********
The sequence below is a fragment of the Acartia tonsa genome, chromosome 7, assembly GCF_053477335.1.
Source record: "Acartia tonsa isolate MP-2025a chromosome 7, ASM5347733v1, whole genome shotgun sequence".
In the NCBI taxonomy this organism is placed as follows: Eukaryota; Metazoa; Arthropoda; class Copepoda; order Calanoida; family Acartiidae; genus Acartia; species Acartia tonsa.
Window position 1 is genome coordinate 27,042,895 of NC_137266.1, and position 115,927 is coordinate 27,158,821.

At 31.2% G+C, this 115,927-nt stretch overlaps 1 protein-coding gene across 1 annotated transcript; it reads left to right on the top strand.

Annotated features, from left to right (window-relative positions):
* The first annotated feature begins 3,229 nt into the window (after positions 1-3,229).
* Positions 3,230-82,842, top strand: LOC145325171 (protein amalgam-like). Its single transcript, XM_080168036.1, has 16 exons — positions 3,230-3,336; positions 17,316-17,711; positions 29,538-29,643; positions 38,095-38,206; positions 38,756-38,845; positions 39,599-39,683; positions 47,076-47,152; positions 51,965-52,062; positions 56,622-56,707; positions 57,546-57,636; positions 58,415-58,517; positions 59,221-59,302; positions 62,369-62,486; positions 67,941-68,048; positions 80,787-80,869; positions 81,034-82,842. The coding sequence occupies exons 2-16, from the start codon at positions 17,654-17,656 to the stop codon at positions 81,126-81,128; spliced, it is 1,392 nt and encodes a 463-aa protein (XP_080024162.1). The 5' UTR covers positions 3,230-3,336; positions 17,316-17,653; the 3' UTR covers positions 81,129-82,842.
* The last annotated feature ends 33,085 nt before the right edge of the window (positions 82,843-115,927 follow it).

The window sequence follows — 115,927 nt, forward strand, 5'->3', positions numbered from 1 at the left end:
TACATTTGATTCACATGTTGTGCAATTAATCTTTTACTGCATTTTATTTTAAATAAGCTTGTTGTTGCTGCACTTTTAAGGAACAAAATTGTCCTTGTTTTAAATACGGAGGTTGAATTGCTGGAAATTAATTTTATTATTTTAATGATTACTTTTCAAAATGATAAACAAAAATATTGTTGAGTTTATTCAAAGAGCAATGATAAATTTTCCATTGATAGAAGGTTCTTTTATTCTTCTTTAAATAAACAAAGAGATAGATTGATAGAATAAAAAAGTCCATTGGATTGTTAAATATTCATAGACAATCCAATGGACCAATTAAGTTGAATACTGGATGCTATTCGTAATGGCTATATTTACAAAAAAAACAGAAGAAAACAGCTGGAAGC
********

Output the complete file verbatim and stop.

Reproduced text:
The sequence below is a fragment of the Acartia tonsa genome, chromosome 7, assembly GCF_053477335.1.
Source record: "Acartia tonsa isolate MP-2025a chromosome 7, ASM5347733v1, whole genome shotgun sequence".
In the NCBI taxonomy this organism is placed as follows: Eukaryota; Metazoa; Arthropoda; class Copepoda; order Calanoida; family Acartiidae; genus Acartia; species Acartia tonsa.
Window position 1 is genome coordinate 27,042,895 of NC_137266.1, and position 115,927 is coordinate 27,158,821.

At 31.2% G+C, this 115,927-nt stretch overlaps 1 protein-coding gene across 1 annotated transcript; it reads left to right on the top strand.

Annotated features, from left to right (window-relative positions):
* The first annotated feature begins 3,229 nt into the window (after positions 1-3,229).
* Positions 3,230-82,842, top strand: LOC145325171 (protein amalgam-like). Its single transcript, XM_080168036.1, has 16 exons — positions 3,230-3,336; positions 17,316-17,711; positions 29,538-29,643; positions 38,095-38,206; positions 38,756-38,845; positions 39,599-39,683; positions 47,076-47,152; positions 51,965-52,062; positions 56,622-56,707; positions 57,546-57,636; positions 58,415-58,517; positions 59,221-59,302; positions 62,369-62,486; positions 67,941-68,048; positions 80,787-80,869; positions 81,034-82,842. The coding sequence occupies exons 2-16, from the start codon at positions 17,654-17,656 to the stop codon at positions 81,126-81,128; spliced, it is 1,392 nt and encodes a 463-aa protein (XP_080024162.1). The 5' UTR covers positions 3,230-3,336; positions 17,316-17,653; the 3' UTR covers positions 81,129-82,842.
* The last annotated feature ends 33,085 nt before the right edge of the window (positions 82,843-115,927 follow it).

The window sequence follows — 115,927 nt, forward strand, 5'->3', positions numbered from 1 at the left end:
TACATTTGATTCACATGTTGTGCAATTAATCTTTTACTGCATTTTATTTTAAATAAGCTTGTTGTTGCTGCACTTTTAAGGAACAAAATTGTCCTTGTTTTAAATACGGAGGTTGAATTGCTGGAAATTAATTTTATTATTTTAATGATTACTTTTCAAAATGATAAACAAAAATATTGTTGAGTTTATTCAAAGAGCAATGATAAATTTTCCATTGATAGAAGGTTCTTTTATTCTTCTTTAAATAAACAAAGAGATAGATTGATAGAATAAAAAAGTCCATTGGATTGTTAAATATTCATAGACAATCCAATGGACCAATTAAGTTGAATACTGGATGCTATTCGTAATGGCTATATTTACAAAAAAAACAGAAGAAAACAGCTGGAAGC